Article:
Here is an example of a workout designed for the recreational athlete looking to train 2 to 3 times per week when getting close to or in season.
Active Dynamic Warm-up (15-30 mins.)
These are movements that will get the body warm, activate muscles, teach athletic skill and increase your mobility and stability. Skipping rope is an excellent starter for developing reaction time and the strength you’ll need in the legs. Keep your toes up so you land on the balls of the feet. This allows you to use your foot like a springboard. Follow the jump rope with some general mobility and movement drills. This can include arm circles and movements such as skipping and walking active stretches.
Movement Skills and Energy Systems (20-30 mins.)
Change of direction and lateral movement drills will help you negotiate the terrain on the slopes while improving your cardiovascular conditioning. Ladders, cones, hurdles and free movement all incorporate speed, agility, quickness and power and elevate the heart rate much like high intensity intervals.
Strength and Power (20–30 mins.)
Strength and power include whole body power, upper and lower body strength, stability, and balance and core strength. Core strength is essential for snow sports. Start with core bridges and side bridges and progress to Russian twists seated on the floor with a medicine ball. Balance can be improved with single leg exercises and various balance tools.
From the variety of available equipment, conditioning classes like Yoga, Pilates, and Core workouts and certified personal trainers, training in the gym has a place in every athlete’s toolbox. For example, in the gym, with the guidance of a personal trainer or coach, muscle imbalances can be addressed. It is not uncommon for even the most fit athletes to develop muscle imbalances. X-C ski racers may experience weak hip abductors (outside of hips), which can affect hill climbing power. Other general muscle imbalances in athletes include quad/hamstring strength ratio, uneven strength in muscles surrounding the knee, which can pull the patella out of alignment, and one side of the body being stronger than the other.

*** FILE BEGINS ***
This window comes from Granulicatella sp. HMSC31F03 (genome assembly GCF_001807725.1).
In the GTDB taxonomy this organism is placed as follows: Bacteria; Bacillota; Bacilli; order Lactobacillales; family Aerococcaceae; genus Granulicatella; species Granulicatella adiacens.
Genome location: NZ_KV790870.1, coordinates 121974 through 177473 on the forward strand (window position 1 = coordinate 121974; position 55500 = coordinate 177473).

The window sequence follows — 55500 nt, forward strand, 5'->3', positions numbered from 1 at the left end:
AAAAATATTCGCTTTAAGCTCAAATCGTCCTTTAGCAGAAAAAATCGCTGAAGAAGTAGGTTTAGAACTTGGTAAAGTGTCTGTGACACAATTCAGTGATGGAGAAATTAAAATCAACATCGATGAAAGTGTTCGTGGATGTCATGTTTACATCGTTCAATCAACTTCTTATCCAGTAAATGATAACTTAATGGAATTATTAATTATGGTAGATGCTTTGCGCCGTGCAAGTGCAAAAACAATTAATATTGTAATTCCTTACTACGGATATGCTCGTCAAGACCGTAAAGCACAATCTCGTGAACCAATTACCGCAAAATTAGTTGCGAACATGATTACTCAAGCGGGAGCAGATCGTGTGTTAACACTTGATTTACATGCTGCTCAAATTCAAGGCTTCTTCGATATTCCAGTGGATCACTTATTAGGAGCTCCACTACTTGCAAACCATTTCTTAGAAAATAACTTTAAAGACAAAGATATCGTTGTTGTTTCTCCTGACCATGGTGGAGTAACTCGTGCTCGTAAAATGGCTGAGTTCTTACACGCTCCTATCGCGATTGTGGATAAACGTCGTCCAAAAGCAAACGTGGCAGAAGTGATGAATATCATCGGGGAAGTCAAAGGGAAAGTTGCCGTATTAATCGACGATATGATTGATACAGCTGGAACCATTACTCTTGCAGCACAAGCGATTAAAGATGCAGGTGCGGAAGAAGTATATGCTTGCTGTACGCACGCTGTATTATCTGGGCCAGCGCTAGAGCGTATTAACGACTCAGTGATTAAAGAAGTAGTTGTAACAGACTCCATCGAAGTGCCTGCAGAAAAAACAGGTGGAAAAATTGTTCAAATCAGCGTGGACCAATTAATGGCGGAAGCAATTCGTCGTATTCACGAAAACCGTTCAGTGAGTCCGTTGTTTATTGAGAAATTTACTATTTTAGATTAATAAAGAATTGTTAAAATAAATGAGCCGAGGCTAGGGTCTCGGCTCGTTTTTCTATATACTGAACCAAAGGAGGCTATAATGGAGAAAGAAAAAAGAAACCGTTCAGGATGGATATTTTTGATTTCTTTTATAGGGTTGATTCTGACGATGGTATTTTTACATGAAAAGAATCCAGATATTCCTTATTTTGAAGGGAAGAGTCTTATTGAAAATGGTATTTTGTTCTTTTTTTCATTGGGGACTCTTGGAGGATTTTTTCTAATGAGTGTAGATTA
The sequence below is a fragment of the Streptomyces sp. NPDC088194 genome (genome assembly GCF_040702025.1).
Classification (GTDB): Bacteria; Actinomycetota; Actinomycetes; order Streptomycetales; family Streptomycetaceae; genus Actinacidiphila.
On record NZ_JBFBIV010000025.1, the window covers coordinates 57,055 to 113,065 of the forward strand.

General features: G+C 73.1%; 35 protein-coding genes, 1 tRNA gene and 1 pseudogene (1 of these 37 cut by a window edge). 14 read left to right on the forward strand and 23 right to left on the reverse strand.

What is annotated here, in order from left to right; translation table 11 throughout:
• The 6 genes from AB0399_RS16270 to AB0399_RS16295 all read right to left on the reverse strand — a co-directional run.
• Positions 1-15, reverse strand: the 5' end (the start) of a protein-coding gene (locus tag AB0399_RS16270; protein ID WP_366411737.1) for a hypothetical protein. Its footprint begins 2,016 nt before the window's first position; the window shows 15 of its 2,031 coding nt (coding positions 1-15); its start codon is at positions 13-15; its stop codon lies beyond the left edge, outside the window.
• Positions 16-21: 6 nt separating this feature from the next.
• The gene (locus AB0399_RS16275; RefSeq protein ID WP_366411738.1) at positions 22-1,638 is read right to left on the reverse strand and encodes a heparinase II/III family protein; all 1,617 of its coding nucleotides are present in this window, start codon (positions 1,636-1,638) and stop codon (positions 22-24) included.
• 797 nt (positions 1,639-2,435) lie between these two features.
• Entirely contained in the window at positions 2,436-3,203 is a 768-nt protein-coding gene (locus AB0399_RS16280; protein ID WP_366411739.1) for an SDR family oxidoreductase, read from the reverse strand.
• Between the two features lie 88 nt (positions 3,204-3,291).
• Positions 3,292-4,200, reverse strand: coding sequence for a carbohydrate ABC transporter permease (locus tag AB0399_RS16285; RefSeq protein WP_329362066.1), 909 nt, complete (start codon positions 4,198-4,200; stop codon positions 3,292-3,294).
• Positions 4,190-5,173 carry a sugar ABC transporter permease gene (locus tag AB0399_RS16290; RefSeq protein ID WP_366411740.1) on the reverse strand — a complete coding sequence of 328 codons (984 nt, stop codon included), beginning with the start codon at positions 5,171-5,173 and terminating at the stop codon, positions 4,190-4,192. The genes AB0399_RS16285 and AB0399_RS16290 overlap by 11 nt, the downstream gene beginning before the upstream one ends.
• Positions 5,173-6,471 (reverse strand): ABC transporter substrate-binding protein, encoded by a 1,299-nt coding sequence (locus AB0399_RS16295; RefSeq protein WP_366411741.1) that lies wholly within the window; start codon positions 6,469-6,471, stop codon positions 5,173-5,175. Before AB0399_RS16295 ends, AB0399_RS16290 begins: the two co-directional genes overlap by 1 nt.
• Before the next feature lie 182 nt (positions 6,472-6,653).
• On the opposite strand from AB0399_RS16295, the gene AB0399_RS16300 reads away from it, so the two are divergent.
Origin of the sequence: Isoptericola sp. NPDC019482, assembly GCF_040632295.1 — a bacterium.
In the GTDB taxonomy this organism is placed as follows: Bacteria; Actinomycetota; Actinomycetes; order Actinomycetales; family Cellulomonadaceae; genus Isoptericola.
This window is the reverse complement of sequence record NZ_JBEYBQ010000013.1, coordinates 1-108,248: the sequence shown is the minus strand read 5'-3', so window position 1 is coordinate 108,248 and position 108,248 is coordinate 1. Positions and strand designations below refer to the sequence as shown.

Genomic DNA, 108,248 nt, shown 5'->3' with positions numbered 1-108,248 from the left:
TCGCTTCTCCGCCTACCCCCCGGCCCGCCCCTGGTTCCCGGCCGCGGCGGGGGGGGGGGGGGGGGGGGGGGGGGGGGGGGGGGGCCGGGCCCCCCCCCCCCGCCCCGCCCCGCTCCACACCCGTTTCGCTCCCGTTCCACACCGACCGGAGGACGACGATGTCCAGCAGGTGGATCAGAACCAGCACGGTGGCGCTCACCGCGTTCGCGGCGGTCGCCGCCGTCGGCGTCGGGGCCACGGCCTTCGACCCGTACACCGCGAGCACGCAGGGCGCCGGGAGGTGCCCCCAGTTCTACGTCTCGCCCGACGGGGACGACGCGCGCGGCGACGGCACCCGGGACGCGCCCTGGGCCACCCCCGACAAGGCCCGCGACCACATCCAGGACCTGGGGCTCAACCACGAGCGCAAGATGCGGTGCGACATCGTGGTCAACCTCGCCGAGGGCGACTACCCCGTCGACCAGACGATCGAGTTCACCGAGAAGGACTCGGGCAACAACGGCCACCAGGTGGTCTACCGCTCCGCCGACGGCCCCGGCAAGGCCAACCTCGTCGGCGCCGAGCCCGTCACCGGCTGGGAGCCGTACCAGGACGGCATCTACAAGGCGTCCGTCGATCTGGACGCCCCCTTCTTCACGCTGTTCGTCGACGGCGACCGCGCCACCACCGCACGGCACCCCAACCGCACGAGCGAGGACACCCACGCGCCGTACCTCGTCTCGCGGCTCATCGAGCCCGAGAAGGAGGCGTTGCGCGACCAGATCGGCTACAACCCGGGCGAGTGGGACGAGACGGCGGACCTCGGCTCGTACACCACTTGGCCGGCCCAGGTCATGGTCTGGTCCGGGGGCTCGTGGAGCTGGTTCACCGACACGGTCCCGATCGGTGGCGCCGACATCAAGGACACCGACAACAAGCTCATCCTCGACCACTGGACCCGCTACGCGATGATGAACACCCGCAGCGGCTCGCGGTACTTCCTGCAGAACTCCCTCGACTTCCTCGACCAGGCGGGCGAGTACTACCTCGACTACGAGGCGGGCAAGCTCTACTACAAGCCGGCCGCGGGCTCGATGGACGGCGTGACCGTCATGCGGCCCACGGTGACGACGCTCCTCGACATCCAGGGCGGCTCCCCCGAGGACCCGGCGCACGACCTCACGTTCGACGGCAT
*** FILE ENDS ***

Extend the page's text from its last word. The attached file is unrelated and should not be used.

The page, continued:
Another major advantage to strength training in the gym is the reduction in injuries. Power and speed athletes are more likely to sustain acute injuries than endurance athletes. Time spent in the gym can insure that the structural integrity of the muscles, ligaments, and tendons is strong so that impacts resulting from playing contact sports like soccer, football and basketball, or crashes sustained from participation in gravity sports such as skiing and snowboarding are not as devastating.
By strengthening the legs, and doing so without pounding the pavement, you are giving your legs a break. Training the upper body in the weight room can help prevent fatigue during long days on the mountain by helping you maintain good posture and economy of movement. Weight training executed with a proper plan will not slow you down or bulk you up, but actually improve physical economy, making you faster!
The bottom line is that whatever you wind up doing in your life, make sure you are having fun doing it. Life is too short. If, at the end of the day, you ask yourself “did I do everything in my power to be better?” And you answer “yes”, then you are having fun and living the good life.
Dr. Vencil Overland, D.C. of Aspire Wellness Center is located at 2410 NE Twin Knolls Dr. in Bend. 541/382-3563.